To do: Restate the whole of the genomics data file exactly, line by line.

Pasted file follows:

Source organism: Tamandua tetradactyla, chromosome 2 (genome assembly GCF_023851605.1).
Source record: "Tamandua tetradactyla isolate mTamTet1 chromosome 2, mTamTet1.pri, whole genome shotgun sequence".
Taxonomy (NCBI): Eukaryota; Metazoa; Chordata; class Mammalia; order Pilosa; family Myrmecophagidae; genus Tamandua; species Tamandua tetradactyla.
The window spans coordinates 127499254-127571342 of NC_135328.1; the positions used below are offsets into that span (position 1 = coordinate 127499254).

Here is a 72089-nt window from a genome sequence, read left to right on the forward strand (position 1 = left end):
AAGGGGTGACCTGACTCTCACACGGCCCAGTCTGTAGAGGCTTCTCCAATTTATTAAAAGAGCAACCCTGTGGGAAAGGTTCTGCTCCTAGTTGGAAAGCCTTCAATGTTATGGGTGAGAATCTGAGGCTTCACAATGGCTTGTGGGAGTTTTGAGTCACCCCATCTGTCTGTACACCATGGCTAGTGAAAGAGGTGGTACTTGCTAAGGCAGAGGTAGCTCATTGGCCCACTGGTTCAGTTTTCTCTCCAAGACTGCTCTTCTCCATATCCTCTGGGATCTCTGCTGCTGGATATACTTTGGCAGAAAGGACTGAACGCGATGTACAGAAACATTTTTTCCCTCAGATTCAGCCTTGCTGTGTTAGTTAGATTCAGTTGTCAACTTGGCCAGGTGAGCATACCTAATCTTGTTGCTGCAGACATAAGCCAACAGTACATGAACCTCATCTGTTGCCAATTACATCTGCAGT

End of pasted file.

Source organism: Tamandua tetradactyla, chromosome 2 (genome assembly GCF_023851605.1).
Source record: "Tamandua tetradactyla isolate mTamTet1 chromosome 2, mTamTet1.pri, whole genome shotgun sequence".
Taxonomy (NCBI): Eukaryota; Metazoa; Chordata; class Mammalia; order Pilosa; family Myrmecophagidae; genus Tamandua; species Tamandua tetradactyla.
The window spans coordinates 127499254-127571342 of NC_135328.1; the positions used below are offsets into that span (position 1 = coordinate 127499254).

Here is a 72089-nt window from a genome sequence, read left to right on the forward strand (position 1 = left end):
AAGGGGTGACCTGACTCTCACACGGCCCAGTCTGTAGAGGCTTCTCCAATTTATTAAAAGAGCAACCCTGTGGGAAAGGTTCTGCTCCTAGTTGGAAAGCCTTCAATGTTATGGGTGAGAATCTGAGGCTTCACAATGGCTTGTGGGAGTTTTGAGTCACCCCATCTGTCTGTACACCATGGCTAGTGAAAGAGGTGGTACTTGCTAAGGCAGAGGTAGCTCATTGGCCCACTGGTTCAGTTTTCTCTCCAAGACTGCTCTTCTCCATATCCTCTGGGATCTCTGCTGCTGGATATACTTTGGCAGAAAGGACTGAACGCGATGTACAGAAACATTTTTTCCCTCAGATTCAGCCTTGCTGTGTTAGTTAGATTCAGTTGTCAACTTGGCCAGGTGAGCATACCTAATCTTGTTGCTGCAGACATAAGCCAACAGTACATGAACCTCATCTGTTGCCAATTACATCTGCAGT